Europe-MidEast-Africa Base Oil Price Report


There is no excess of material being produced and hence available for sale in the EMEA base oil market. At the same time buyers are relaxed, believing that prices are not going to move much further upwards, if at all.

Prices have simply not moved within the last few days for API Group I solvent neutrals. Where there are availabilities of bright stock, the prices being offered are well above market indications, at levels close to $1,010 to $1,020 per metric ton, basis FOB European ports. Light neutrals are pegged between $810 and $830/t, and the price for SN 500 was heard at $848/t, giving credence to the spread of $830 to $860/t for solvent neutrals, all basis FOB sales.

These prices were offered for May barrels, but two producers say they have no available SN 500 or bright stock until June, and at this time they are unwilling to offer numbers for these deliveries.

The underlying fundamentals have been weaker over the past few days, with crude values retracting from the highs of some ten days ago. WTI is quoted around $82.55 per barrel, once again below Dated Brent, which was reported at $84.50 during recent trading. The implications are that with the U.S. dollar strengthening against most major currencies, and particularly the euro (given the Greek bailout situation), crude will continue to trade lower. But there is one school of thought saying crude oil could move upwards and break through $88/barrel, due to downside dynamics not being substantiated by the market.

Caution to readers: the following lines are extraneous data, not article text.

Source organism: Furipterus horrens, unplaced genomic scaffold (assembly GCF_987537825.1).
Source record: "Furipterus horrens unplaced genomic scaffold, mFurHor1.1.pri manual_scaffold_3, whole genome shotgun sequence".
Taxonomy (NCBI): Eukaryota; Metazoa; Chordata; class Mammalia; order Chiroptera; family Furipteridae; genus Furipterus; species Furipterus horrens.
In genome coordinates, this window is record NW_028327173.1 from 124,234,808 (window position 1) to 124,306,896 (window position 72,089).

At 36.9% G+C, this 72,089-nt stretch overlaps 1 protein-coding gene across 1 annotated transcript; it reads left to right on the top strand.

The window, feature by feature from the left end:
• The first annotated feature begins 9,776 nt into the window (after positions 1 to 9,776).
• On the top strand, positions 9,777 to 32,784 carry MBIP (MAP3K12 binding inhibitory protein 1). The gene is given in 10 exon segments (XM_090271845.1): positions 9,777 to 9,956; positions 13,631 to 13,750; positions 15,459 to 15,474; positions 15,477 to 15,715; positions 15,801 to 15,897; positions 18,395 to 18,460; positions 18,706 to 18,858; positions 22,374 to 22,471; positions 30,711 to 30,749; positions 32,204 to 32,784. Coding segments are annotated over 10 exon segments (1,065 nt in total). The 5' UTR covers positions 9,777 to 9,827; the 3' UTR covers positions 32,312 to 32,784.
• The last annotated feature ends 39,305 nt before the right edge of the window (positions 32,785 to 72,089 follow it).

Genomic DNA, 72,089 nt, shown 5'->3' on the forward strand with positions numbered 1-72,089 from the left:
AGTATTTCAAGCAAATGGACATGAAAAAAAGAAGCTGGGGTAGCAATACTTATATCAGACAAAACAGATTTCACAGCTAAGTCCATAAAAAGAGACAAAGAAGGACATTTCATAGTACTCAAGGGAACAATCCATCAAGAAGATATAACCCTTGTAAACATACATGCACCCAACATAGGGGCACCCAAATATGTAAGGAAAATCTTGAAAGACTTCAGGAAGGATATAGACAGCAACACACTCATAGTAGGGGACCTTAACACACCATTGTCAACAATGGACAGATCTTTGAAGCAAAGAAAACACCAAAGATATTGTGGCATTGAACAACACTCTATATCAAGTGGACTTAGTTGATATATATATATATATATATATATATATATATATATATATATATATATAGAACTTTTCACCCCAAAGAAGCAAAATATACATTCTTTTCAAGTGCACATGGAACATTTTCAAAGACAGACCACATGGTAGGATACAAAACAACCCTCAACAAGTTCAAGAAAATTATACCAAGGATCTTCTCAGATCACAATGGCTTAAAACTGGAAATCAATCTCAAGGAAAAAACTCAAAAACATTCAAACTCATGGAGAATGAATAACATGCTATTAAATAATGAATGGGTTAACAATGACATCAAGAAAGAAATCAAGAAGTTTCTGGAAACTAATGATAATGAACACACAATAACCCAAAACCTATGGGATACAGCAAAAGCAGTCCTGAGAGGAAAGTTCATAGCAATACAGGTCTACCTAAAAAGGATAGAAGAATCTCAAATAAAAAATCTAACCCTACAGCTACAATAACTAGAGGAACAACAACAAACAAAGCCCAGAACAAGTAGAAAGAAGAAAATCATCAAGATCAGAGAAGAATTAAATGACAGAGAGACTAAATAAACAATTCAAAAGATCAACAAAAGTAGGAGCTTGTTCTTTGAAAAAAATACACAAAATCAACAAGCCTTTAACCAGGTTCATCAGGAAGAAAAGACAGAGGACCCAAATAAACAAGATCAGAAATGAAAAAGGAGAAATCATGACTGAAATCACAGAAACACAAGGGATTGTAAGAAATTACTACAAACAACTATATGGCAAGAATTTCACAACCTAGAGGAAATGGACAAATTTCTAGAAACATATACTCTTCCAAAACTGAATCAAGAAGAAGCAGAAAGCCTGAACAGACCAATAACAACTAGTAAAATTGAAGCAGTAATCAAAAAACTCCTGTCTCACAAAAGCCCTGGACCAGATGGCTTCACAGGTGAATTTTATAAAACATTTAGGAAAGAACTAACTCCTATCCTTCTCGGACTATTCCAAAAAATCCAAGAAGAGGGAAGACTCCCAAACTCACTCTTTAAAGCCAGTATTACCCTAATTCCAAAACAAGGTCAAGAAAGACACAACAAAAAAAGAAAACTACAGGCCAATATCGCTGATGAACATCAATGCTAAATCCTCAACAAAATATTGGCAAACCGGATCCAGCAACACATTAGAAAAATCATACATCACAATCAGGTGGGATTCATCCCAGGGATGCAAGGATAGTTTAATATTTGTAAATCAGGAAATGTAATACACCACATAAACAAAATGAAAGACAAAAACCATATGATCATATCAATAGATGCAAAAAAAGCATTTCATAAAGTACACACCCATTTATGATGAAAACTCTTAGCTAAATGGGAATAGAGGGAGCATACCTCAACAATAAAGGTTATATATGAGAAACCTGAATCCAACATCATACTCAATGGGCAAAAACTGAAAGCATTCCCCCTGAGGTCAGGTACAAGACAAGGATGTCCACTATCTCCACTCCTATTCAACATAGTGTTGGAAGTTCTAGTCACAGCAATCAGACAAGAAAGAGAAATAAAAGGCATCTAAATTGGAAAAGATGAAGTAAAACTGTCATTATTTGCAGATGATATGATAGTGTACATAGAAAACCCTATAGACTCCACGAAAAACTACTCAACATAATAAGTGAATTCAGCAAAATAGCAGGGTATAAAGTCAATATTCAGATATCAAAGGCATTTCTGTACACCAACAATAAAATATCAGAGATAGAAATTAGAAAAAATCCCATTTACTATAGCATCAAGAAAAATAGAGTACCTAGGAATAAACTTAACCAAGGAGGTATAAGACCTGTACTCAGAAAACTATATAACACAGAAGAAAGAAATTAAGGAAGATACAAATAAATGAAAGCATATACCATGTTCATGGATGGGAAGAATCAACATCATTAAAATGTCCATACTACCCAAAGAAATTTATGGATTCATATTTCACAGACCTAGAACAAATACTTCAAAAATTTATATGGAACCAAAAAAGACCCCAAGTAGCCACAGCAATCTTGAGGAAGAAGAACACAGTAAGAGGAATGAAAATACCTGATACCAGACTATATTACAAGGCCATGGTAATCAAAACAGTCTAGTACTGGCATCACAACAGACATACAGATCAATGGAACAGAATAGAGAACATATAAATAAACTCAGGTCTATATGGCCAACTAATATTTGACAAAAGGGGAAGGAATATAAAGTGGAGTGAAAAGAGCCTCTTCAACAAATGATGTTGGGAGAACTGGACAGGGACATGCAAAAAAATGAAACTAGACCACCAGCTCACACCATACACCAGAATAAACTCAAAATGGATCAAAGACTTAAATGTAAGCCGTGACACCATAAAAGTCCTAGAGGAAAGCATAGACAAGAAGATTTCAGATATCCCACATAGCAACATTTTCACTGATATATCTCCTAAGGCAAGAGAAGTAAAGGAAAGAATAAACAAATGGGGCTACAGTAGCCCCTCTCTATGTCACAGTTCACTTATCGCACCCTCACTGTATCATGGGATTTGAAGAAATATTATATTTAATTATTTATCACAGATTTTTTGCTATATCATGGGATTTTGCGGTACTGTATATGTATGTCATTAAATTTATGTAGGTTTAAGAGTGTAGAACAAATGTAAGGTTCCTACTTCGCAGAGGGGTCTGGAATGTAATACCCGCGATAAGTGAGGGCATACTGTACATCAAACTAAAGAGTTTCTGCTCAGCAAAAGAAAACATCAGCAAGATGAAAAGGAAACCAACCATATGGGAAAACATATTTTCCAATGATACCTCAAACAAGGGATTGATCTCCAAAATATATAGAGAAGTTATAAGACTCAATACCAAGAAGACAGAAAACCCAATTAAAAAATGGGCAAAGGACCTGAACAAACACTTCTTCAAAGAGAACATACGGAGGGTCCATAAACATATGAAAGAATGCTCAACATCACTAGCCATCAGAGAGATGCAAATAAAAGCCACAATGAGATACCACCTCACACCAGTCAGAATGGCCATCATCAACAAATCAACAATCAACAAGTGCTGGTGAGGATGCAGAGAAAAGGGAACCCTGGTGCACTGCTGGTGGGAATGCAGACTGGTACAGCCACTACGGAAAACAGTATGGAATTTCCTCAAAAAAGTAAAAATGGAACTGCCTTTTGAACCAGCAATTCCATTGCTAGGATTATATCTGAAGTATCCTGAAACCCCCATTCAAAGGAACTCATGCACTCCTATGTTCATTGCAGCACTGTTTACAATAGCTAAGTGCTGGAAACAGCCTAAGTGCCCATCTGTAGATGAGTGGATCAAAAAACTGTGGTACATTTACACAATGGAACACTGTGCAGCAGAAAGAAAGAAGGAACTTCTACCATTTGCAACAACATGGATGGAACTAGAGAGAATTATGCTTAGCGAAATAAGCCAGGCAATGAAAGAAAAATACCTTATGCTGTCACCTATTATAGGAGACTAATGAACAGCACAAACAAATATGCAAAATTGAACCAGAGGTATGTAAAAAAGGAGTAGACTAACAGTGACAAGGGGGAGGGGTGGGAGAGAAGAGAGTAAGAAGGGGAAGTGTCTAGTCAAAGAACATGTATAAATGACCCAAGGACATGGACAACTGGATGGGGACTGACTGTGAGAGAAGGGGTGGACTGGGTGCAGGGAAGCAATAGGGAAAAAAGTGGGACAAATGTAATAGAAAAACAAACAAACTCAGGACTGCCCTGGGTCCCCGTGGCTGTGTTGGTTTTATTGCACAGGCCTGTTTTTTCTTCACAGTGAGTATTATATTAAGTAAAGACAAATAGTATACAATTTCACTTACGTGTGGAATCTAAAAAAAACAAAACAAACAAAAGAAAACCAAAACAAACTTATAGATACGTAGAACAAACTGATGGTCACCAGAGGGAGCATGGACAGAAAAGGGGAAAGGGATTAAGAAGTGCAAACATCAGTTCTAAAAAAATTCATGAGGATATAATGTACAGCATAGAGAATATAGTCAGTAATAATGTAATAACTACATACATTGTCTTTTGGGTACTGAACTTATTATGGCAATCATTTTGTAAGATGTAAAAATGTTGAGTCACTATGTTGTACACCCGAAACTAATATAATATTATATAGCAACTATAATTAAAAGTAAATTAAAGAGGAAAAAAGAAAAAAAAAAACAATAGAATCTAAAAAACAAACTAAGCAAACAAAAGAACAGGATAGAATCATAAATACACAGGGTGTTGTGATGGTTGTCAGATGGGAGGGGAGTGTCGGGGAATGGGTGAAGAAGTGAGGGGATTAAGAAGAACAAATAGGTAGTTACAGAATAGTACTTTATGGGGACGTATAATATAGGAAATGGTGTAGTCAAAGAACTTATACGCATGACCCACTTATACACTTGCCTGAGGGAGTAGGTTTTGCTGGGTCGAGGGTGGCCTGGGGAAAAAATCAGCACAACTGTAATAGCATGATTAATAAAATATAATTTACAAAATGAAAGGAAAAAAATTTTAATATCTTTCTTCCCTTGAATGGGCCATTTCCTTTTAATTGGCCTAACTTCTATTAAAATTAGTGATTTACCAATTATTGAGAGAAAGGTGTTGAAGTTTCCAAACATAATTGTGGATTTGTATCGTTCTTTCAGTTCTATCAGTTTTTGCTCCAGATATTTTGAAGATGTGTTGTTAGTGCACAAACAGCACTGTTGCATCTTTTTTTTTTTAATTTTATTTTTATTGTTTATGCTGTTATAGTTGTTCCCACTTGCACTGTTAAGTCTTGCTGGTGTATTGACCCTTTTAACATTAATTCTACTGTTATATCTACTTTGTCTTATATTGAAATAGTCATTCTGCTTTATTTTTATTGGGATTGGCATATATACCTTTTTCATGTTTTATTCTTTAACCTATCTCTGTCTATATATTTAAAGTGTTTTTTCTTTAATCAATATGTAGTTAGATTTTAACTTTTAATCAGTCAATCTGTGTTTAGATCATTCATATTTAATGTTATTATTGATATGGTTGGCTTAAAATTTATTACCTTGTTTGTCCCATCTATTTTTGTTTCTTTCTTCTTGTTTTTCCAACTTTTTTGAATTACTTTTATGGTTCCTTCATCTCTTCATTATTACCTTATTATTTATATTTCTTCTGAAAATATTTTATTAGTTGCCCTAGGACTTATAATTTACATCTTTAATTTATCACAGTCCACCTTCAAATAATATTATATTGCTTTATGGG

Low sulphur vacuum gas oil has come off in value again, trading at around $580/t. Due to no arbitrage from the United States, and with local demand slumping, there is very little pressure from the feedstock side to add netback value to European Group I base oils.

The talking point in Europe and the Middle East Gulf this week concerns the new prices levied by U.S. producers of Group II/II+ material – up as much as $140/t or more. The expectation in the market is that these increases will be mirrored in sales prices throughout the European mainland and beyond. Blenders within the EU are bracing themselves for news from their distributors for May and June deliveries.

The differentials between Group I and Group II price levels have become somewhat blurred over the past few months, due to continuing high demand for Group I material in the Far East, which has been, and will continue to be serviced from Europe and Middle East Gulf outlets. Whilst Group II prices have moved steadily, they have not maintained the original deltas between Group I solvent neutrals and Group II base oils.

Perhaps these adjustments could be judged a realigning of the relative values of each of these types of material. At the same time they could give more scope for Group I producers to increase base oil output with higher and more attractive price levels, lower feed costs, and certain demand from Far East receivers, which will continue on a longer term basis, even with the current supply hiatus, which is not perceived to last for much longer.

These new levels will see the spread for Group II grades moving up to $1,000 to $1,175/t, depending on viscosity and delivery mode. Across the product spectrum heavy vis material will take the brunt of the price moves at the steep end of the increase curve.